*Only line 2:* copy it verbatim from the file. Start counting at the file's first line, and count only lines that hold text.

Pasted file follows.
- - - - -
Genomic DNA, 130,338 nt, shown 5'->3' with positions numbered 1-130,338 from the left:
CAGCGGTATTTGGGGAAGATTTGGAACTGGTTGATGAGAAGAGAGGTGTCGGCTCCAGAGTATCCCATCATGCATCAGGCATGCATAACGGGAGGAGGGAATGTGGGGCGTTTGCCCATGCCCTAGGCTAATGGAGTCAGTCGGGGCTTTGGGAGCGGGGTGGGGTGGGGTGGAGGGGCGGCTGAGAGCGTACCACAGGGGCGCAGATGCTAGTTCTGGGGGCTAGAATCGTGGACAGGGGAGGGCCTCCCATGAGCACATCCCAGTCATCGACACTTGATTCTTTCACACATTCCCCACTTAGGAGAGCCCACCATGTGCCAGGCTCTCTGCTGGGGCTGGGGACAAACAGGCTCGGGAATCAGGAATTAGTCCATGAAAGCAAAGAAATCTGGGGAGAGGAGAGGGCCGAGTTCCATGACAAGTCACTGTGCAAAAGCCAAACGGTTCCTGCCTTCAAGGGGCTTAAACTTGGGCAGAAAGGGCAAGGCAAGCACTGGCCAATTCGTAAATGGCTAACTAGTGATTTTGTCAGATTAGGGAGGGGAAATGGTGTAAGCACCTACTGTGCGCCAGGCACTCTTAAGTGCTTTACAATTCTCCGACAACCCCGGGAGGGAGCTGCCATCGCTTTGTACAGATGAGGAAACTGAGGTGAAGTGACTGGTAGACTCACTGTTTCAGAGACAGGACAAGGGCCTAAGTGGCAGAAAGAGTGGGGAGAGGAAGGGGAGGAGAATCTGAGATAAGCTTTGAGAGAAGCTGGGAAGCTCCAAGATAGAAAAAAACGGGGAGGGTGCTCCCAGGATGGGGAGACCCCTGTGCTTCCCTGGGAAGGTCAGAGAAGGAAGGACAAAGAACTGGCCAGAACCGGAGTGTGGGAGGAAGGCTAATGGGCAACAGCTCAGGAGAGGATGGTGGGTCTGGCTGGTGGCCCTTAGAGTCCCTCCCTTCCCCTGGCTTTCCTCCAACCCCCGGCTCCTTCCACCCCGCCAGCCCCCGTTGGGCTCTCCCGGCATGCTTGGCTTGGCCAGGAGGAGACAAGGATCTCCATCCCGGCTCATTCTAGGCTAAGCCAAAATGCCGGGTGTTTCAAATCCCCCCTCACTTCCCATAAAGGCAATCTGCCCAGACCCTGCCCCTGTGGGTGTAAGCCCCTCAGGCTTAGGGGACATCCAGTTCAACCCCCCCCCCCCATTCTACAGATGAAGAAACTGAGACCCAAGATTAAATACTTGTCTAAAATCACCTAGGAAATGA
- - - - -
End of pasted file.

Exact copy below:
CAGCGGTATTTGGGGAAGATTTGGAACTGGTTGATGAGAAGAGAGGTGTCGGCTCCAGAGTATCCCATCATGCATCAGGCATGCATAACGGGAGGAGGGAATGTGGGGCGTTTGCCCATGCCCTAGGCTAATGGAGTCAGTCGGGGCTTTGGGAGCGGGGTGGGGTGGGGTGGAGGGGCGGCTGAGAGCGTACCACAGGGGCGCAGATGCTAGTTCTGGGGGCTAGAATCGTGGACAGGGGAGGGCCTCCCATGAGCACATCCCAGTCATCGACACTTGATTCTTTCACACATTCCCCACTTAGGAGAGCCCACCATGTGCCAGGCTCTCTGCTGGGGCTGGGGACAAACAGGCTCGGGAATCAGGAATTAGTCCATGAAAGCAAAGAAATCTGGGGAGAGGAGAGGGCCGAGTTCCATGACAAGTCACTGTGCAAAAGCCAAACGGTTCCTGCCTTCAAGGGGCTTAAACTTGGGCAGAAAGGGCAAGGCAAGCACTGGCCAATTCGTAAATGGCTAACTAGTGATTTTGTCAGATTAGGGAGGGGAAATGGTGTAAGCACCTACTGTGCGCCAGGCACTCTTAAGTGCTTTACAATTCTCCGACAACCCCGGGAGGGAGCTGCCATCGCTTTGTACAGATGAGGAAACTGAGGTGAAGTGACTGGTAGACTCACTGTTTCAGAGACAGGACAAGGGCCTAAGTGGCAGAAAGAGTGGGGAGAGGAAGGGGAGGAGAATCTGAGATAAGCTTTGAGAGAAGCTGGGAAGCTCCAAGATAGAAAAAAACGGGGAGGGTGCTCCCAGGATGGGGAGACCCCTGTGCTTCCCTGGGAAGGTCAGAGAAGGAAGGACAAAGAACTGGCCAGAACCGGAGTGTGGGAGGAAGGCTAATGGGCAACAGCTCAGGAGAGGATGGTGGGTCTGGCTGGTGGCCCTTAGAGTCCCTCCCTTCCCCTGGCTTTCCTCCAACCCCCGGCTCCTTCCACCCCGCCAGCCCCCGTTGGGCTCTCCCGGCATGCTTGGCTTGGCCAGGAGGAGACAAGGATCTCCATCCCGGCTCATTCTAGGCTAAGCCAAAATGCCGGGTGTTTCAAATCCCCCCTCACTTCCCATAAAGGCAATCTGCCCAGACCCTGCCCCTGTGGGTGTAAGCCCCTCAGGCTTAGGGGACATCCAGTTCAACCCCCCCCCCCCATTCTACAGATGAAGAAACTGAGACCCAAGATTAAATACTTGTCTAAAATCACCTAGGAAATGA